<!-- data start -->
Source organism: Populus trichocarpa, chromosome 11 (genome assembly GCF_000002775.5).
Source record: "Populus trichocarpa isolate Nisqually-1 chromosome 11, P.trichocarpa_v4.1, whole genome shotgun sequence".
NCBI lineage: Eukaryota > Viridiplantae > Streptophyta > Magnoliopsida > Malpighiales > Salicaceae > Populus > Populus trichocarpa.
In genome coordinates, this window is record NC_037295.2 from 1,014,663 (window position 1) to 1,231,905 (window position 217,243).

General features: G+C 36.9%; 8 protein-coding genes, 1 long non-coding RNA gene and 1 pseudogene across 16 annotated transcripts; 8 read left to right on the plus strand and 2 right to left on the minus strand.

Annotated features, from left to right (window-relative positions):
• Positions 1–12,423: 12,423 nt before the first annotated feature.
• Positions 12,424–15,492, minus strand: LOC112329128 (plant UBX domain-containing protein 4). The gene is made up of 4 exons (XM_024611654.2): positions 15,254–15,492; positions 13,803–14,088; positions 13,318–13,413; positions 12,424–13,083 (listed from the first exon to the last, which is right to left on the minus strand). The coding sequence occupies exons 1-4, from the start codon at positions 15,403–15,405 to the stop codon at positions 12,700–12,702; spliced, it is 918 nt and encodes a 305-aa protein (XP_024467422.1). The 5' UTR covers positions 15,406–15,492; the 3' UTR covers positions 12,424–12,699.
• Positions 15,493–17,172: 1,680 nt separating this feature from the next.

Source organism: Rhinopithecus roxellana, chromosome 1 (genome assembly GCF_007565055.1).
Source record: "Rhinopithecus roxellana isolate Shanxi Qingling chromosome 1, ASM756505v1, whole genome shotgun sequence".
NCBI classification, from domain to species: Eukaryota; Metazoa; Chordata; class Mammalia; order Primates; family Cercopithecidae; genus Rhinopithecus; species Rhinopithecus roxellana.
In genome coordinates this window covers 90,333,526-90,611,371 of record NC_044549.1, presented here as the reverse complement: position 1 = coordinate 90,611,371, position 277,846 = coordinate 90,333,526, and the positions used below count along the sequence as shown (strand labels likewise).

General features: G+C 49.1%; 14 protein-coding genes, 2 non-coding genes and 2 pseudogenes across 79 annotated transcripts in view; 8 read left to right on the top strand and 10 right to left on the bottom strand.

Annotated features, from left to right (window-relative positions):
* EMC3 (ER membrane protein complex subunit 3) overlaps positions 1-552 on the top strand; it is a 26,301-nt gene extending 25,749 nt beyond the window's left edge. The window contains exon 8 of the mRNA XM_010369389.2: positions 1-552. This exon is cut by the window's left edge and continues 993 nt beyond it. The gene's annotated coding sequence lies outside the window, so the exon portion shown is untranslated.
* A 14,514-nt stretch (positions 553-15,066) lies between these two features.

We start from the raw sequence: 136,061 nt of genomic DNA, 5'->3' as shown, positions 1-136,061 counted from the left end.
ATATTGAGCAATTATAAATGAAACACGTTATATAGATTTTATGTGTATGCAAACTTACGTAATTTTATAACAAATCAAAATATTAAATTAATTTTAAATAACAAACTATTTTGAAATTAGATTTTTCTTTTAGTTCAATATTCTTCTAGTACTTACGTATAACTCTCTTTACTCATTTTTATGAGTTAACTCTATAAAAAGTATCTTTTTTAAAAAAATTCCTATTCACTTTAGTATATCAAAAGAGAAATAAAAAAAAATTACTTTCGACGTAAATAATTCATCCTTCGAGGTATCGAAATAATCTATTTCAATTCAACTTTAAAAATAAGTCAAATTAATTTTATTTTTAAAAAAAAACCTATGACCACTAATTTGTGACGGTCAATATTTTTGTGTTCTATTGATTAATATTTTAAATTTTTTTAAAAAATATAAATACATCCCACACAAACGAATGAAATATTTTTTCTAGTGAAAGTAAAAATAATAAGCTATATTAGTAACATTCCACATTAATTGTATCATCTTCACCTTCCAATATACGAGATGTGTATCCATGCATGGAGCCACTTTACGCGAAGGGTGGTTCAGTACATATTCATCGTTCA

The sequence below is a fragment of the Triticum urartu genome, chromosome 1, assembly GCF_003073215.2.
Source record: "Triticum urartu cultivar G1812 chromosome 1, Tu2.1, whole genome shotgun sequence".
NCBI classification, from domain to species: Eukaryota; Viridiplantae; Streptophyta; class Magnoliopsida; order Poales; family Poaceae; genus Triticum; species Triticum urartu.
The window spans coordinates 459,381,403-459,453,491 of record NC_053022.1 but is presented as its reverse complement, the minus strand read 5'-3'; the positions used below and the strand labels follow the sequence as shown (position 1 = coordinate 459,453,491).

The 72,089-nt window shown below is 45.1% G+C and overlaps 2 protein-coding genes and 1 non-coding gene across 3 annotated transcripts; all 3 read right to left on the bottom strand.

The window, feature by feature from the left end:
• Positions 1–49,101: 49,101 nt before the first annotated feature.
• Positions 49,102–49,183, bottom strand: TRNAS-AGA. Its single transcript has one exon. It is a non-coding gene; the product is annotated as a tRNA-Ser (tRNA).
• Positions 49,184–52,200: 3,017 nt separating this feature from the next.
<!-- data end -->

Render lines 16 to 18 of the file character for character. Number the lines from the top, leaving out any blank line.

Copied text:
* EMC3 (ER membrane protein complex subunit 3) overlaps positions 1-552 on the top strand; it is a 26,301-nt gene extending 25,749 nt beyond the window's left edge. The window contains exon 8 of the mRNA XM_010369389.2: positions 1-552. This exon is cut by the window's left edge and continues 993 nt beyond it. The gene's annotated coding sequence lies outside the window, so the exon portion shown is untranslated.
* A 14,514-nt stretch (positions 553-15,066) lies between these two features.

We start from the raw sequence: 136,061 nt of genomic DNA, 5'->3' as shown, positions 1-136,061 counted from the left end.